1. If you've read my review for Under the Never Sky by Veronica Rossi then you know what my biggest (and only) complaint for that novel was. The ending of Derting's novel must be the new offspring of cliches. The whole "mysterious antagonist" threatening the protagonist into pursuing something that is against their will is overkill, and I'm sorry, but for a novel that isn't as strong as its predecessors, this was a weak move. I get the whole wanting to have something to write about in the next installment, but not only was the unfolding of the conclusion predictable, but it was just plain annoying and frankly, I'm iffy about reading the fourth book.
2. Spoiler to those who haven't read the previous installments and want to in the future, The Last Echo BARELY touches on Jay and Violet's romance, which was the cutest thing ever (best friends in love type of deal, which I admit is a cliche as well) in the first two novels. Instead, we have the protagonist frolicking around with her emotions and this new "Rafe" character that registers as a big no-no for Violet. Plus, this whole "electrical shock" thing between the two characters whenever they touch is annoying. I understand that Derting is trying to create tension between her characters, but this is yet another cliche: the love triangle.
3. Violet kind of pissed me off in this one. She was immature and kind of dense. How does she not see what's right in front of her? Of course, she's always been a bit slow when it comes to understanding that she shouldn't throw herself in the way of danger, but Violet was dumber than usual in this installment.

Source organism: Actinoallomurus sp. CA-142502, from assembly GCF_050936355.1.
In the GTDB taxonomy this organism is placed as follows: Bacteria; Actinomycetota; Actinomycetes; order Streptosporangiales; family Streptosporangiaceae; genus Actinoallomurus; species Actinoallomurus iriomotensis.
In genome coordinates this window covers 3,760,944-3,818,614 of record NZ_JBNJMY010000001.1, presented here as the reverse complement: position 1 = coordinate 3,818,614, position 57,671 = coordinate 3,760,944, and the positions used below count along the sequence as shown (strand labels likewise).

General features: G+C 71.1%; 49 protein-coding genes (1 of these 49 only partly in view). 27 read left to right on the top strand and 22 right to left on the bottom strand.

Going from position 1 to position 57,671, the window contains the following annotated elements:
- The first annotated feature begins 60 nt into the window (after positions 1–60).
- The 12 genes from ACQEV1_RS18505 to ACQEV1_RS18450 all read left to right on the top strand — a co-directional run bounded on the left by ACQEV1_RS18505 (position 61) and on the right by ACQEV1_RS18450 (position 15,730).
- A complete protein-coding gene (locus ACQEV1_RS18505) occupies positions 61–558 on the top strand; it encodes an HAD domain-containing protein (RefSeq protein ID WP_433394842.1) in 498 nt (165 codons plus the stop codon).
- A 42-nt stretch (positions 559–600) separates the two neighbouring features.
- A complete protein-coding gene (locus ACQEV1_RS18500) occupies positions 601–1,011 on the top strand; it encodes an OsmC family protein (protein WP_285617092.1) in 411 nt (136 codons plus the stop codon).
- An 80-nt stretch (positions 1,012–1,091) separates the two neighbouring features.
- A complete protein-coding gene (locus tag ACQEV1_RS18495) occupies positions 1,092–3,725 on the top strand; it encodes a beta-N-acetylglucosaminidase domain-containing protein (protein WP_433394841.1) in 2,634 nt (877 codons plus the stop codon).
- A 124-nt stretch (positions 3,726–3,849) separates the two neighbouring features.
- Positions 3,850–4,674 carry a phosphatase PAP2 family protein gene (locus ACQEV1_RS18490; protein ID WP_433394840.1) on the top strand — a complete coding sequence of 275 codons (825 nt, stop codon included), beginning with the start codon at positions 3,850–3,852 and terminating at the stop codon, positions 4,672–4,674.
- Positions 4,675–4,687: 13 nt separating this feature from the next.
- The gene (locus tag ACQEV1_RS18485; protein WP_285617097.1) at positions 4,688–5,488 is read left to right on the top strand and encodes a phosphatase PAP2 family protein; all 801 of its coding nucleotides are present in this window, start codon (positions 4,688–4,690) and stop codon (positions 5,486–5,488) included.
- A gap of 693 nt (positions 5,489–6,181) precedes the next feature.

4. This is just a personal question I want to ask to those who have read The Last Echo: Are you excited to read the constant reminder of the jewelry box music in the next installment?
I'll give you a hint: I'm not.
I know it sounds like I hated Derting's novel, but though some things annoyed me, I still fairly enjoyed it.
1. I'll hand it to her: Derting knows how to creep her readers out. Perhaps the strongest aspect of her novel is the murderer's perspective. Dark and delicious; it gave me the willies reading that at night.
2. Though I disliked the character of Rafe, it was cool to learn a little more about him and the rest of the team.
3. Derting may be flirting with cliches, but her writing is still fluid and imaginative, which makes her novel a quick read.
4. I disliked how this novel barely focused on Violet's relationship with Jay, or even Violet herself, but when Derting does bring up scenes with Jay they are just as fantastic and romantic as ever.